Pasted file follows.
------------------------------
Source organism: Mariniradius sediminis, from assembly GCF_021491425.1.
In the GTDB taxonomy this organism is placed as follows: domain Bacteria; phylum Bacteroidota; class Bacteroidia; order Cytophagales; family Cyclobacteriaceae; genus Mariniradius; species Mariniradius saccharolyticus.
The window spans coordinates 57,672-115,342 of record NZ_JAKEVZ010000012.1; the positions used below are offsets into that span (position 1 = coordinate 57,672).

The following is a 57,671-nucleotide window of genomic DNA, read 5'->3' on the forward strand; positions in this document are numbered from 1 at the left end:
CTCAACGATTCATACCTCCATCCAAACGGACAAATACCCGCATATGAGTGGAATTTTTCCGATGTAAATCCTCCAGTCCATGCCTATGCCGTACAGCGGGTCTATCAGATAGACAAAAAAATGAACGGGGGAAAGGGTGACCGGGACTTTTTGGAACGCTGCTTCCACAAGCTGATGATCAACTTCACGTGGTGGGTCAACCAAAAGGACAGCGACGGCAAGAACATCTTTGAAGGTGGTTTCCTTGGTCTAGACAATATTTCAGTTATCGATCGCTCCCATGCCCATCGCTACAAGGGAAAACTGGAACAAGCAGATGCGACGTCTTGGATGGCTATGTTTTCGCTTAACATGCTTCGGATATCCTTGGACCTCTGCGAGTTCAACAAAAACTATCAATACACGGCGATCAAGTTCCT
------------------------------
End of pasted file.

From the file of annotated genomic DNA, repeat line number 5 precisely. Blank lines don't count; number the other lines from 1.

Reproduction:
CTCAACGATTCATACCTCCATCCAAACGGACAAATACCCGCATATGAGTGGAATTTTTCCGATGTAAATCCTCCAGTCCATGCCTATGCCGTACAGCGGGTCTATCAGATAGACAAAAAAATGAACGGGGGAAAGGGTGACCGGGACTTTTTGGAACGCTGCTTCCACAAGCTGATGATCAACTTCACGTGGTGGGTCAACCAAAAGGACAGCGACGGCAAGAACATCTTTGAAGGTGGTTTCCTTGGTCTAGACAATATTTCAGTTATCGATCGCTCCCATGCCCATCGCTACAAGGGAAAACTGGAACAAGCAGATGCGACGTCTTGGATGGCTATGTTTTCGCTTAACATGCTTCGGATATCCTTGGACCTCTGCGAGTTCAACAAAAACTATCAATACACGGCGATCAAGTTCCT